Kidneys- counter current exchange mechanisms
Counter-current multiplier which takes place in the loop of Henle
The end result is to make the environment of the loop of Henle to be hypertonic. This environment is placed in the pyramids. As urine enters the descending limb of Henle's loop it carries both water and solute. It looses its water in this limb and when it gets to the counter limb at the thin ascending limb of Henle's loop it looses its solute rather than water because the membrane of this limb is impermeable to water. At the thick segment to the ascending limb of Henle's loop, the membrane is impermeable to both water and solute (Na+). Carrier transport mechanism then takes over to pump solute mainly Na+ ions outside using Na+- K+ ATPase.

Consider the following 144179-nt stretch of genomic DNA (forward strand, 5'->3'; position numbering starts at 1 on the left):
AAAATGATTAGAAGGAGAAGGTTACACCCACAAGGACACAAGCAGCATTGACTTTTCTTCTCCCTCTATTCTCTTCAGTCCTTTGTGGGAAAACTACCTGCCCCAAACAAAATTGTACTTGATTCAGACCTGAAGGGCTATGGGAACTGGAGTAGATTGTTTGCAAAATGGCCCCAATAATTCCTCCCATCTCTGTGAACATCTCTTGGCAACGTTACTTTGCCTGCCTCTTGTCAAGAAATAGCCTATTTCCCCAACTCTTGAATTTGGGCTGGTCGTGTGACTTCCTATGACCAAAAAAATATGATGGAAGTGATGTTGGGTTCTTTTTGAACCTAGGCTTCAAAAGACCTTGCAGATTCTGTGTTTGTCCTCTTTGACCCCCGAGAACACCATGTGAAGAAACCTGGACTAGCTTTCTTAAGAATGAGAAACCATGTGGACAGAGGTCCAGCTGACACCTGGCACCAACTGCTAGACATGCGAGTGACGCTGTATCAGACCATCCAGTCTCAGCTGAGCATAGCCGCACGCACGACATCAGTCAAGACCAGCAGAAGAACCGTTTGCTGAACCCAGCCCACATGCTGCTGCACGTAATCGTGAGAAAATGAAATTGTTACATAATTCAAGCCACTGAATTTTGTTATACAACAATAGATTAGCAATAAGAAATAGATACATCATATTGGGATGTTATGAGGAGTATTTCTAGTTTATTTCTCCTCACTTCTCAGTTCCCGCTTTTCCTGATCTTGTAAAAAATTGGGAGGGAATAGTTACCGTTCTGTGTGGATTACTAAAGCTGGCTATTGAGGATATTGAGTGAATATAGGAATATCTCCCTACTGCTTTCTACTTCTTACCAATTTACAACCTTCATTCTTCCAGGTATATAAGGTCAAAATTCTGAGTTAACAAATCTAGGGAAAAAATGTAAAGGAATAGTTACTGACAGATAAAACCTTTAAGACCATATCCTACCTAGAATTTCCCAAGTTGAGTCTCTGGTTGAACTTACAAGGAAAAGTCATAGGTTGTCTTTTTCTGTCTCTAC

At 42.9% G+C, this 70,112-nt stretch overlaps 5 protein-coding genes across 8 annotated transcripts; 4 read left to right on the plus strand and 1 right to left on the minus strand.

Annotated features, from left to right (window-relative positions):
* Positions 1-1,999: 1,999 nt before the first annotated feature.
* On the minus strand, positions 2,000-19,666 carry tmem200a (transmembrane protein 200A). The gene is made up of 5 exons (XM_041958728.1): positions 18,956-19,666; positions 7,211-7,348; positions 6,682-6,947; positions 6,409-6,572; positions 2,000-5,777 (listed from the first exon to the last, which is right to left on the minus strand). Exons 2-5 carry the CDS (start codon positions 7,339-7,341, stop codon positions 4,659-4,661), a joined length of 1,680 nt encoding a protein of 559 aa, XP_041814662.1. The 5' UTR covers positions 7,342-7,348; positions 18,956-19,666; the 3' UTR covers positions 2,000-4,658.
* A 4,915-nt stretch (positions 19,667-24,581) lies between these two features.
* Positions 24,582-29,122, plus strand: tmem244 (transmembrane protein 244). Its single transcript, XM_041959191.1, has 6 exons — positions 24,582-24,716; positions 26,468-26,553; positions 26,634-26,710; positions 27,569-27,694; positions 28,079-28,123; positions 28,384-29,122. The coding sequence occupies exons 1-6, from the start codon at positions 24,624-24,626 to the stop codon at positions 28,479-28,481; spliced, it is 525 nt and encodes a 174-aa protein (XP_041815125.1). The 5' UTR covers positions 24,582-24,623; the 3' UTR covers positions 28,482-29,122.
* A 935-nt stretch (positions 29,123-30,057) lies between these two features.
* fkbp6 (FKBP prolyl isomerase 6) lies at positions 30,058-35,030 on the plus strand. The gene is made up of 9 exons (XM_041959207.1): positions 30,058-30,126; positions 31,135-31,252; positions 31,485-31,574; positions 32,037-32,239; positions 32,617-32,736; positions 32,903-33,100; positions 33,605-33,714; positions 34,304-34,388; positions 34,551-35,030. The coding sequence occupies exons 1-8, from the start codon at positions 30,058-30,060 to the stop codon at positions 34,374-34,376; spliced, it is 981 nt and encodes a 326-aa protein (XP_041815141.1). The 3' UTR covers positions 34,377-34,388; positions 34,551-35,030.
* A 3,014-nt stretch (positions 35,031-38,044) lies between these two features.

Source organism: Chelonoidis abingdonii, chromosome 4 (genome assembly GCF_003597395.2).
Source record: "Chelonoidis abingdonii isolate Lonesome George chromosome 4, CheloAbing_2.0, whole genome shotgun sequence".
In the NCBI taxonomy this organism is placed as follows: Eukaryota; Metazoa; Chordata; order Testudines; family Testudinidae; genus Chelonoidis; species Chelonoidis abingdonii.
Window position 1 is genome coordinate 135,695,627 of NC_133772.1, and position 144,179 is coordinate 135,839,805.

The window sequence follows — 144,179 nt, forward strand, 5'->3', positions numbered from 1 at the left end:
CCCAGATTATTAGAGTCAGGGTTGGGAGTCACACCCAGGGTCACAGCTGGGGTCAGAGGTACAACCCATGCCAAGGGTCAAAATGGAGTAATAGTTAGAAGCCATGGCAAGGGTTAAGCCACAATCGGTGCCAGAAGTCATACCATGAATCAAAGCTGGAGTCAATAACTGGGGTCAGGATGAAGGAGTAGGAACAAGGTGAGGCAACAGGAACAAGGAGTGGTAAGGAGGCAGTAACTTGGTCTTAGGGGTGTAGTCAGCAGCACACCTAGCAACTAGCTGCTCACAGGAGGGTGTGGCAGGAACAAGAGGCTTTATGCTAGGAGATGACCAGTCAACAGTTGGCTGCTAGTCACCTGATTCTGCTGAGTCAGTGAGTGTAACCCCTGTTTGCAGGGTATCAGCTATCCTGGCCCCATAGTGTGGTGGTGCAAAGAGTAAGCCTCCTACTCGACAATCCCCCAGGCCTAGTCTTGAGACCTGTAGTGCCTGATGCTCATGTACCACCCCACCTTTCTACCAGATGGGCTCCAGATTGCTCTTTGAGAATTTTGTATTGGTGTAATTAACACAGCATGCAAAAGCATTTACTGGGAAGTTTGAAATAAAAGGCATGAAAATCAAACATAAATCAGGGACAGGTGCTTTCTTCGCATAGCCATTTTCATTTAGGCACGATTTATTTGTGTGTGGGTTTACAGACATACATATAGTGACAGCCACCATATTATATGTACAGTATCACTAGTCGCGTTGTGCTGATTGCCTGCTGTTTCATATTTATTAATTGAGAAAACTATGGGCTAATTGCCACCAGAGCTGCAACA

Vasa recta and exchanger
The counter-current exchanger mechanism which takes place in the vasa recta is simple enough and its main aim is to keep the hypertonic nature of the loop of Henle's environment. It works in the pyramids which already have become hypertonic. The ascending vasa recta absorbs the solutes using concentration gradient. The solutes are passed into the descending vasa recta and from there back into the pyramidal environment. Hence this counter-current system maintains the hypertonic nature of the environment of the pyramids thereby encouraging osmotic gradient to allow water to flow from the collecting ducts to the same environment. In effect it concentrates urine which otherwise would have been dilute and loose water.
Cross section through the kidney x40
Counter-current multiplier system in the loop of Henle: H - water Na represents Na+ and any other solute.
School of Medicine
Creator: Oluwole Ogunranti